Political Prisoners

Due to the armed attack of Azerbaijan on September 19, Artsakh was completely depopulated and more than 100,000 people were forcibly displaced and migrated to Armenia. How do you think the Republic of Armenia should behave?

How to help Artsakh

How much do you trust RA Prime Minister Nikol Pashinyan?

Trust in Pashinyan

According to you, in order to solve the internal political situation, is it necessary to hold extraordinary parliamentary elections in RA?

Extraordinary Elections

If there were Parliamentary elections next Sunday, which party or bloc would you vote for?

Preferred Party or Bloc

Armenian Budget and Economy

In the past month, the parliament passed a national budget for 2024. Key aspects:

  • 2,566 billion drams in tax revenues
  • 2,321 billion in expenditures
  • 700 billion in capital expenditures
  • 3.2 billion budget deficit in 2024
  • The national debt will stand at 5318 billion drams ($13.3B) = 50.7% GDP


  • 755 billion will go to the social sector
  • 555 billion is earmarked for defense, with a 41% increase in the capital expenditures going to defense
  • 120 billion is capital expenditure earmarked for roads & infrastructure.
  • Around 54 billion is earmarked to support Artsakh refugees. Notably, there is no support for Artsakh as a state. That is not part of the values reflected in this budget

Finally, while the economy is hyped to expand somewhere between %5.5 and 7%, the Armenian industrial and mining outputs are shrinking. Only re-exporters are reportedly doing great, which means that the deep reliance on Russia, and especially the war in Ukraine, remains solidly in place in Armenia.


  • On the surface, the budget numbers look interesting, but the economic information doesn’t seem to support it. Can you help us make sense of it? Is this a good, or realistic budget?
  • What is your outlook for the Armenian economy in 2024, and why?

The reliance on Russia is also a cause for concern, particularly because it seems like Pashinyan is biting the hand that’s feeding his economy. If Russia were to respond economically, for example, tweak the remittances to Armenia; or disrupt the gas supply; or block the re-export vector; or whatever, it would absolutely cripple the Armenian economy and everyday life. Even the latte-snorting expats in central Yerevan might start feeling a pinch!


  • There are some indications that the real-estate market is cooling, as some Russian, Ukrainian migrants who came after the war in Ukraine started, may be leaving. What are your thoughts about this sector of the economy?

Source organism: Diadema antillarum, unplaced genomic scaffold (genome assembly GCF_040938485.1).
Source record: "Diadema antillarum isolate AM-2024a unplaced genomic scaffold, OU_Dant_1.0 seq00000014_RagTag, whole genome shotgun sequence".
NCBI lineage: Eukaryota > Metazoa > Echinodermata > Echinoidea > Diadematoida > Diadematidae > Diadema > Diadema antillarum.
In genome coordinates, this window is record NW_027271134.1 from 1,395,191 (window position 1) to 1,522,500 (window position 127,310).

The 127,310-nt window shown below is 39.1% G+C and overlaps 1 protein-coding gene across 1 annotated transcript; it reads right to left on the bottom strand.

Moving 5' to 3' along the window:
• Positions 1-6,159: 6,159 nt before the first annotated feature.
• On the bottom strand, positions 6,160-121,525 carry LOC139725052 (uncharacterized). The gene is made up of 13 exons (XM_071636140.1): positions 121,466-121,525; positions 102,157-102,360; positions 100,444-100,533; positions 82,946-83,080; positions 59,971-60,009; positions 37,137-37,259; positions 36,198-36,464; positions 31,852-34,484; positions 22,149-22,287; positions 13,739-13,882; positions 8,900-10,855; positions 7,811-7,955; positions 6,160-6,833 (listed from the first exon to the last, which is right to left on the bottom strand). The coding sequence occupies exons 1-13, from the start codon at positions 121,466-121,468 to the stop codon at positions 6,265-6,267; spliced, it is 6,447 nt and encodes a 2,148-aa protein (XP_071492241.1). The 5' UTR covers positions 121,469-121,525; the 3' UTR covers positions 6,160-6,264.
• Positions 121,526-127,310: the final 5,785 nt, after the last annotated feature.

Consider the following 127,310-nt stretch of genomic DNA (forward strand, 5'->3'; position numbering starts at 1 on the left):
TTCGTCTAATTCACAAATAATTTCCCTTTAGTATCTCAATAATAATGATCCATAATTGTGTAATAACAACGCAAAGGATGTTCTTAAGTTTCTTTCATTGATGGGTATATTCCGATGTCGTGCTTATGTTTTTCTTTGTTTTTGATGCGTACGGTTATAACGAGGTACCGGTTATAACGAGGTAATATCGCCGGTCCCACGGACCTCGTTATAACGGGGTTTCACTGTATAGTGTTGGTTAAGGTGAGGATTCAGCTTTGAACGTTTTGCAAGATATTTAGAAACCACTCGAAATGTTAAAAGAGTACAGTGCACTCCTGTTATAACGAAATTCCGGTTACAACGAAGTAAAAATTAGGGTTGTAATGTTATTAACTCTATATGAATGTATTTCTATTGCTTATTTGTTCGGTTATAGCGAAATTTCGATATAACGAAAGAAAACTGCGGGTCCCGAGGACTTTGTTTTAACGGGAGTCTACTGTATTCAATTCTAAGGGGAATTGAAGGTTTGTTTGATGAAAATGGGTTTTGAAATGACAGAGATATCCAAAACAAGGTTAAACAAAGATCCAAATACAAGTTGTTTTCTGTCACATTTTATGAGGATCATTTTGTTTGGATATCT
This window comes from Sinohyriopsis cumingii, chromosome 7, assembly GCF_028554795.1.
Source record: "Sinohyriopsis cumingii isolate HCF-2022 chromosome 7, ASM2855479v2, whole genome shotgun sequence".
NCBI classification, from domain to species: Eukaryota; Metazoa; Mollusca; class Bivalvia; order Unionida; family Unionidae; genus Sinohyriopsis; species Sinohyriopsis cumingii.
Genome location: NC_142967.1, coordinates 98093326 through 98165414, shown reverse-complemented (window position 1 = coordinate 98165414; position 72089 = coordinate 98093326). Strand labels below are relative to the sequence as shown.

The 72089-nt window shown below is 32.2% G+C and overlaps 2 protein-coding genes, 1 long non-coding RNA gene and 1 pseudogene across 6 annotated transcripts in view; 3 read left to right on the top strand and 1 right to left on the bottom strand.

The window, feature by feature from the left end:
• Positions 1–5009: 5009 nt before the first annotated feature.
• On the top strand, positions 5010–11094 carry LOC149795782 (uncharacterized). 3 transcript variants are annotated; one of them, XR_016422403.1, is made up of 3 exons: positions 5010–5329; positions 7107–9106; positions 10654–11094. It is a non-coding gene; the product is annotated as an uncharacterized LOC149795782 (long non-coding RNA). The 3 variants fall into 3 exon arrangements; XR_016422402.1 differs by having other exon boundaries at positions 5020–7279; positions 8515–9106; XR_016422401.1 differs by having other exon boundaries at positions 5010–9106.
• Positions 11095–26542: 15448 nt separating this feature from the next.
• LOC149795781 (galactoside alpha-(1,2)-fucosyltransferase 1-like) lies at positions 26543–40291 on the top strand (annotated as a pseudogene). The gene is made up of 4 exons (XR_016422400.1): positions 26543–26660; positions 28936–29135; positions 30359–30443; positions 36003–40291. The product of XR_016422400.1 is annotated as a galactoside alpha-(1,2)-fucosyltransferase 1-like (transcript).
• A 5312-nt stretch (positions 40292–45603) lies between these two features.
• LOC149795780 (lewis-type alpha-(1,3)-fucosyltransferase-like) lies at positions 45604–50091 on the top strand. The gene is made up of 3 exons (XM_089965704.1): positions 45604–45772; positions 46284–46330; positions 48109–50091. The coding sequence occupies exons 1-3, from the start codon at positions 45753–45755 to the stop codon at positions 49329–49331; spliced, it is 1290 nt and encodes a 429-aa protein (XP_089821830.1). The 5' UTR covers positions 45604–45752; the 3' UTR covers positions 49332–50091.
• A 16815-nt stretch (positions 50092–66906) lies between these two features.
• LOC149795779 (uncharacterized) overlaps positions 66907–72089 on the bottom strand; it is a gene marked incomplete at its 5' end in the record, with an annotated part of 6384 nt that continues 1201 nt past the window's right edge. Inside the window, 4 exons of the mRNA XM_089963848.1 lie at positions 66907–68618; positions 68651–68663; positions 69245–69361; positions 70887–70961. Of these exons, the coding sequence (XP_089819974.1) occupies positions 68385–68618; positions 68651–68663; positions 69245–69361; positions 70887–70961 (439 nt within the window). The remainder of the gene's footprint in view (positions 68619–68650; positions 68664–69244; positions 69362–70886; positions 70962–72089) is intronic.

• Given how heavily the Armenian economy has benefited and expanded and relies on the war in Ukraine, it’s not out of place to ask: What is your view on the state of that conflict? Is there an end in sight? How should Armenia navigate it?

Topics from the Panelists

  • Hovik: Does awareness that there are political prisoners in Armenia, who are in jail simply for their opinions and speech, affect the non-response bias of the polls?
    • A word about Armenia’s political prisoners and judicial harassment.
  • Hrant: Political Prisoners and their rising numbers in Armenia.


We hope you found our Week in Review helpful. We invite your feedback and your suggestions, you can find us on most social media and podcast platforms. Thanks to Laura Osborn for the music on our podcasts.


Hrant Mikaelian

Hrant Mikaelian

Hrant Mikaelian, a political scientist and multidisciplinary researcher in social sciences based in Yerevan. He is also a senior researcher at the Caucasus Institute.


Hovik Manucharyan

Hovik Manucharyan

Hovik Manucharyan is an information security engineer who moved from Seattle to Armenia in 2022. He co-founded the ANN/Groong podcast in 2020 and has been a contributor to Groong News since the late 1990s.

Disclaimer: The views expressed by Hovik Manucharyan on the ANN/Groong podcast are his own and do not necessarily reflect the opinions of his employer or any other organization.

Asbed Bedrossian

Asbed Bedrossian

Asbed is founder of the Armenian News Network Groong and co-founder of the ANN/Groong podcast.